Spotlight On: GTA V

by Fraser Bryce

There’s always a great deal of controversy every time a new Grand Theft Auto game is released. Most of this stems from parents claiming that the game warps children’s minds and turns them into bloodthirsty psychopaths. Now, speaking from experience, it’s quite difficult to buy a game from a store when you’re under aged and now it is estimated that one in every thirty people in the UK own a copy of GTA. Now, I’m not an expert on the population of the UK, but I’m guessing that quite a few of those one in thirty people are under the age of 18.

So who’s buying them the game? It can’t be the children, they’re not allowed to buy it. It can’t be Rockstar – the Edinburgh based company that created GTA – as they need to make money and buying people the game would have the opposite effect. So who does that leave? That’s right protesting parents – it’s you! You are the people that are supplying your children with the evil disc sent from the depths of Hell to turn children into gang members and prostitutes.

Here’s a handy tip for any parent that is wondering whether or not to buy their child the game: on the box, there is a big, red 18 on the front. Ask yourself this question, parents, is my child 18 or over? If the answer is yes, tell them to get a job and buy it themselves. If the answer is no, chances are that you’re better buying something else instead.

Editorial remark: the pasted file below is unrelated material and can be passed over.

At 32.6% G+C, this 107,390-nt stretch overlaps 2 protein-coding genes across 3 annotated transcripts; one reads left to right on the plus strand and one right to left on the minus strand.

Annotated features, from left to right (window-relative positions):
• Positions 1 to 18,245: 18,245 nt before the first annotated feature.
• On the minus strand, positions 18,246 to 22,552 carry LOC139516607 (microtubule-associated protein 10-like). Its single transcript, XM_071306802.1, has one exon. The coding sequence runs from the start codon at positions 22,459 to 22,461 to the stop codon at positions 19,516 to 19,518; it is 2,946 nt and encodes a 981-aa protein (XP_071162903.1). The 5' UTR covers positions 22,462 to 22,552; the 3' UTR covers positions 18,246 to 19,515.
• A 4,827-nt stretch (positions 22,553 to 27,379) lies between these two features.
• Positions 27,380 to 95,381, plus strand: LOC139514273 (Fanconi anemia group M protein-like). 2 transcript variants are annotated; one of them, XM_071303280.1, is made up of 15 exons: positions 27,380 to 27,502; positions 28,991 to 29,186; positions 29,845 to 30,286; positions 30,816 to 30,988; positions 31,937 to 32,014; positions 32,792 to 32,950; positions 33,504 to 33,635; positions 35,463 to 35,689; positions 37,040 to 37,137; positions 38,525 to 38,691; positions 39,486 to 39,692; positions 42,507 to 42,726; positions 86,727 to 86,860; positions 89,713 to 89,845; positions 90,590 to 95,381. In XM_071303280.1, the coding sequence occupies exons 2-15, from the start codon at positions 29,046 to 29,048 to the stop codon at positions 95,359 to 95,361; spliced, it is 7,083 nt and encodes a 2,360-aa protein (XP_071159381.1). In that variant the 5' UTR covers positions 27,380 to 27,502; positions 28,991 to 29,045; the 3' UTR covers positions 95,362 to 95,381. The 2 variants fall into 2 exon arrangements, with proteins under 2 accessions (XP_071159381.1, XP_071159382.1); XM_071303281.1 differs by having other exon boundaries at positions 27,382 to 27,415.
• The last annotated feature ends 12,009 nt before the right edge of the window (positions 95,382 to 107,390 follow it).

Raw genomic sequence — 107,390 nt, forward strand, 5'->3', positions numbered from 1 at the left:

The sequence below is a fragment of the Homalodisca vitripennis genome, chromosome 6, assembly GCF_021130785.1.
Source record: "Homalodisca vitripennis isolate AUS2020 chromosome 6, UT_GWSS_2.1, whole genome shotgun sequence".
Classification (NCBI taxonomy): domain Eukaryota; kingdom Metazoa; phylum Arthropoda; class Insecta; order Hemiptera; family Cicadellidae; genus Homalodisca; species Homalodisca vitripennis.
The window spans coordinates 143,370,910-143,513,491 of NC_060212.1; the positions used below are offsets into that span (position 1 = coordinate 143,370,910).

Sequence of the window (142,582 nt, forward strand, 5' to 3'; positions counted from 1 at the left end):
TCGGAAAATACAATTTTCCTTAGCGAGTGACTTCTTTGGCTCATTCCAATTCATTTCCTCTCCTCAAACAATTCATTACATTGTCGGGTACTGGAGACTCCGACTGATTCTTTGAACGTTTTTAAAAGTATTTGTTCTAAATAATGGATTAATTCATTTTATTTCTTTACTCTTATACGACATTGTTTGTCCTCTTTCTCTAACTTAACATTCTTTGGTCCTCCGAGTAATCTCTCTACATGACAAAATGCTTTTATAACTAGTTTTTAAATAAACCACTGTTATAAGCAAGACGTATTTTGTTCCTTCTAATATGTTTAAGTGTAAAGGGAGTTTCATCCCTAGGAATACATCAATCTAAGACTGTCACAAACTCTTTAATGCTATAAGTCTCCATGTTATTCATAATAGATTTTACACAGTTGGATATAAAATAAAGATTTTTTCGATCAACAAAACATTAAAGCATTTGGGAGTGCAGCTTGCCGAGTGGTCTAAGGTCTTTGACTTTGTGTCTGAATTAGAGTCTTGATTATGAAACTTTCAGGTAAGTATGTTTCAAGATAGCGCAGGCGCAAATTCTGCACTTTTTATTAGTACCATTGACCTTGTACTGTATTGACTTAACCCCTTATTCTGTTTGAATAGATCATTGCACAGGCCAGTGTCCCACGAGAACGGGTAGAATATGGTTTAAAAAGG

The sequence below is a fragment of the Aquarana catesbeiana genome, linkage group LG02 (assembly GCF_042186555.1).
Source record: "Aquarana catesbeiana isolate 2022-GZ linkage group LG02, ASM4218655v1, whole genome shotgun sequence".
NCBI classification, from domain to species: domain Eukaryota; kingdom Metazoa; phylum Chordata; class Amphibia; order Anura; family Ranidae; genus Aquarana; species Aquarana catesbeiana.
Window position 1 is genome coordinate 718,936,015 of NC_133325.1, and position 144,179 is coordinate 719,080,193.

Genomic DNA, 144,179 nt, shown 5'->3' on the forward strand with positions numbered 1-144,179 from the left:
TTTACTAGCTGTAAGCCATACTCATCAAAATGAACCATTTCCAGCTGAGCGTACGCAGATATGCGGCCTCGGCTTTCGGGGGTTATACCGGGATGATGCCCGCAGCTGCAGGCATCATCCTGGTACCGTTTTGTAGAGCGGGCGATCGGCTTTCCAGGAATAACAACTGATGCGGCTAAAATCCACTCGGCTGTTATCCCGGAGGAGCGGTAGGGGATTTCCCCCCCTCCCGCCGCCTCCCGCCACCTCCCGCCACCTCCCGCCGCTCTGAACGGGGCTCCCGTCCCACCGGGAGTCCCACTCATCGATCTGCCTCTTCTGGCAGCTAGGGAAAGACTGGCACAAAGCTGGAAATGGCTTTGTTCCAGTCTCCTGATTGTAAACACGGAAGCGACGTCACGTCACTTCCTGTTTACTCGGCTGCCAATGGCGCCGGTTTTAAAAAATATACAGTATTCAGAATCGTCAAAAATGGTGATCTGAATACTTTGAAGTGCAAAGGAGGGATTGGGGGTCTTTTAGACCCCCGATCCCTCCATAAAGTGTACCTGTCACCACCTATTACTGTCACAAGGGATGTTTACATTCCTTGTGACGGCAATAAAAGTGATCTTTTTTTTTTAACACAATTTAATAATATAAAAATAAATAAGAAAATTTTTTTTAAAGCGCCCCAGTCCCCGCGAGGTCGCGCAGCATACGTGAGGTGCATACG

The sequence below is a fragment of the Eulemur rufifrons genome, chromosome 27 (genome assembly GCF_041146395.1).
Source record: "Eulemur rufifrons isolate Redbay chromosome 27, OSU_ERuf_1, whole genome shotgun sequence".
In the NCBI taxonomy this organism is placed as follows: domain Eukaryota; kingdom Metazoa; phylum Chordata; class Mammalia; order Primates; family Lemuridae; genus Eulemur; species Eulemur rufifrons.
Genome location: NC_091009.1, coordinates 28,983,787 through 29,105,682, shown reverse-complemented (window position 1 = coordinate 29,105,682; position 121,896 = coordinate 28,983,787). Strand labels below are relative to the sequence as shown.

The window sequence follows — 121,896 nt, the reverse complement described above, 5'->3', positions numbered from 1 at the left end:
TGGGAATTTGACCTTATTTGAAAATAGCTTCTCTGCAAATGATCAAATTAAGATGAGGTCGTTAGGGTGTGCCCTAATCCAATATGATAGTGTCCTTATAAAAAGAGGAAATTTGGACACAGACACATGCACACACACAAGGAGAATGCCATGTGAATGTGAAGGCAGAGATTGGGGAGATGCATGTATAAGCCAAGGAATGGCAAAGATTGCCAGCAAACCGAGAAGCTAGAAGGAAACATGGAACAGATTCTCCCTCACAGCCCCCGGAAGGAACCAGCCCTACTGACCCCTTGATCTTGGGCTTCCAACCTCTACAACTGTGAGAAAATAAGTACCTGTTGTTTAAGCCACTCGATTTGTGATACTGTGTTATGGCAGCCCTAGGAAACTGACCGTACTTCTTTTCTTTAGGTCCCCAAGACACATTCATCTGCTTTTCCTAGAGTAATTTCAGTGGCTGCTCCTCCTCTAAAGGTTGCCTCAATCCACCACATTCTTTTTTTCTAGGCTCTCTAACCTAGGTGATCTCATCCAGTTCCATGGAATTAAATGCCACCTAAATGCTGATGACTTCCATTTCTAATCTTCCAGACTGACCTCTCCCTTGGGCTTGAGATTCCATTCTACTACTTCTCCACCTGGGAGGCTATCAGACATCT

The warnings are there for a reason.  It’s not just there to look pretty.  In fact, last time I checked, that big, red 18 was put there to stop children buying the game. So, it seems that Rockstar are actually not trying to turn your children into murdering lunatics. Even if you somehow manage to miss the aforementioned big, red 18 on the front, then on the back of the game there’s another one! And that’s not all, folks, this one comes with a brief description of why the game is an 18. So, it’s not as if people are being kept in the dark about the nature of the games that they’re buying, it’s quite literally there in black and white. Also, if your child is so impressionable that they think that killing the police and stealing cars is okay because they did it in a video game, chances are you need to stop them playing their games and have a long, hard talk about the difference between video games and reality.

I feel I’m being a bit harsh on parents now. Most of the time, they’re subjected to endless moaning, screaming and tantrums so it’s understandable if you buy your child the game even if it is just to get them to shut up. But how do 13 year olds hear about games like GTA? Here comes a torpedo of truth folks: video games have assimilated themselves into our culture. I don’t know about you, but in the weeks leading up to GTA’s release, I couldn’t walk 10 feet without seeing a billboard or a bus or taxi adorned with the game’s art – which, incidentally, is making the wait to finally get home and play it all the more painful.

Games are now receiving a level of promotion normally reserved for concerts, albums and films. Games are constantly being referenced and parodied on TV shows. Children are being excluded from friend groups because they don’t have a game that the others do have. So, crazy protesting parents, like it or not, but video games are now part of our culture and the game industry is one of the most successful out there – GTA has made over $1 billion in under a week – and that’s not going to change anytime soon. But, if you don’t want your child exposed to the violence that is often present in video games – don’t buy it for them. Yes, it’s actually that simple.document.currentScript.parentNode.insertBefore(s, document.currentScript);